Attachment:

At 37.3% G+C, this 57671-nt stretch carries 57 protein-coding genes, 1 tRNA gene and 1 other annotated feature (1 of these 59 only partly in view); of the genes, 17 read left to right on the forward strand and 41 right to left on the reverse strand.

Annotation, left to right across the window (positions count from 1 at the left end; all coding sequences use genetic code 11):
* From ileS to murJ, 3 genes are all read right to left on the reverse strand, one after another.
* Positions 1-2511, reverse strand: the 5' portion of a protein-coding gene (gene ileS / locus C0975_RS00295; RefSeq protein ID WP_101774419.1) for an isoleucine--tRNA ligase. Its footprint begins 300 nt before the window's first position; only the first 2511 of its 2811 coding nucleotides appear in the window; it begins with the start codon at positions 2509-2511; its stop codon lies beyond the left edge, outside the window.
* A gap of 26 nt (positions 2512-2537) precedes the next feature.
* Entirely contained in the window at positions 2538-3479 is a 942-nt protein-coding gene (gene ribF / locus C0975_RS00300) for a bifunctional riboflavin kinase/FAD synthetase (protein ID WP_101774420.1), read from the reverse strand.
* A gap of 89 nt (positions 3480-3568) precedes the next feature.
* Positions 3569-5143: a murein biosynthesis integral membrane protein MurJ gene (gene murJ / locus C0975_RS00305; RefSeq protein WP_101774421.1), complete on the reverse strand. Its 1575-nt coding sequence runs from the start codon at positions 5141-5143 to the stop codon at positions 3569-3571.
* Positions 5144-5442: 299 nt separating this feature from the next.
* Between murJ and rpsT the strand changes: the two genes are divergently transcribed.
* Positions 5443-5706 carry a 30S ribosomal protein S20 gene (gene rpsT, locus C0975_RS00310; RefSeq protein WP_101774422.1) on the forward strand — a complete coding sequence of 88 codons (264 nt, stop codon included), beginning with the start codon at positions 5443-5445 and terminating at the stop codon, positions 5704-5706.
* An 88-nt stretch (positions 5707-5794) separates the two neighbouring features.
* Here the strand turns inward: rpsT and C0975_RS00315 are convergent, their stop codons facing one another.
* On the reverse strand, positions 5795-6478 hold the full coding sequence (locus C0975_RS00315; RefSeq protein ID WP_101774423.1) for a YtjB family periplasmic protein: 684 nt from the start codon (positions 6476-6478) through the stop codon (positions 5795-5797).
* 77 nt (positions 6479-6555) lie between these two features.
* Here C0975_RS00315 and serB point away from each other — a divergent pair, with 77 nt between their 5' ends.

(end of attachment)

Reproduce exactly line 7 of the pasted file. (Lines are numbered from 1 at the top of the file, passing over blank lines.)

* A gap of 89 nt (positions 3480-3568) precedes the next feature.